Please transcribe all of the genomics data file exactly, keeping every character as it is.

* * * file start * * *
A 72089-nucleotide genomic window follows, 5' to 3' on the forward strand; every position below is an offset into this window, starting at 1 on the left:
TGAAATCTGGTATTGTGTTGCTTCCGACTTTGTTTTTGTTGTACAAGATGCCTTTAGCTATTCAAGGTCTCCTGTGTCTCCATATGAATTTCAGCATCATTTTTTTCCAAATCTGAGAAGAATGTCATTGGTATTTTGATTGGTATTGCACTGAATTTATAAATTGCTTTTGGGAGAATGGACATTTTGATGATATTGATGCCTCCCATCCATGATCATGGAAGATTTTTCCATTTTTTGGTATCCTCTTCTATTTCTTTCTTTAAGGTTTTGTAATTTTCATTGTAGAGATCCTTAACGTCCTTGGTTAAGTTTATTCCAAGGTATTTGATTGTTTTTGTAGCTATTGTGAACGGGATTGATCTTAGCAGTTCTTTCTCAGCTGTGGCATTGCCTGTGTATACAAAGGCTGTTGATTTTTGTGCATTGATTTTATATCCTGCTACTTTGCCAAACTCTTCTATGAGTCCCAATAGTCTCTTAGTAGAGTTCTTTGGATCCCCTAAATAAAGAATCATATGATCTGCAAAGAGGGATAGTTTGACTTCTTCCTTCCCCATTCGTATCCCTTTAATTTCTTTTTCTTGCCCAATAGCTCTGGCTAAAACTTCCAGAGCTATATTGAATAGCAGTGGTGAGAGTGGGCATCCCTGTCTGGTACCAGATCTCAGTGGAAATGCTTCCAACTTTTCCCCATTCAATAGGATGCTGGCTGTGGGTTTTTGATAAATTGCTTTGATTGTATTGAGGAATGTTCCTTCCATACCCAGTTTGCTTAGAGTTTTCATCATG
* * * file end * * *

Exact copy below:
A 72089-nucleotide genomic window follows, 5' to 3' on the forward strand; every position below is an offset into this window, starting at 1 on the left:
TGAAATCTGGTATTGTGTTGCTTCCGACTTTGTTTTTGTTGTACAAGATGCCTTTAGCTATTCAAGGTCTCCTGTGTCTCCATATGAATTTCAGCATCATTTTTTTCCAAATCTGAGAAGAATGTCATTGGTATTTTGATTGGTATTGCACTGAATTTATAAATTGCTTTTGGGAGAATGGACATTTTGATGATATTGATGCCTCCCATCCATGATCATGGAAGATTTTTCCATTTTTTGGTATCCTCTTCTATTTCTTTCTTTAAGGTTTTGTAATTTTCATTGTAGAGATCCTTAACGTCCTTGGTTAAGTTTATTCCAAGGTATTTGATTGTTTTTGTAGCTATTGTGAACGGGATTGATCTTAGCAGTTCTTTCTCAGCTGTGGCATTGCCTGTGTATACAAAGGCTGTTGATTTTTGTGCATTGATTTTATATCCTGCTACTTTGCCAAACTCTTCTATGAGTCCCAATAGTCTCTTAGTAGAGTTCTTTGGATCCCCTAAATAAAGAATCATATGATCTGCAAAGAGGGATAGTTTGACTTCTTCCTTCCCCATTCGTATCCCTTTAATTTCTTTTTCTTGCCCAATAGCTCTGGCTAAAACTTCCAGAGCTATATTGAATAGCAGTGGTGAGAGTGGGCATCCCTGTCTGGTACCAGATCTCAGTGGAAATGCTTCCAACTTTTCCCCATTCAATAGGATGCTGGCTGTGGGTTTTTGATAAATTGCTTTGATTGTATTGAGGAATGTTCCTTCCATACCCAGTTTGCTTAGAGTTTTCATCATG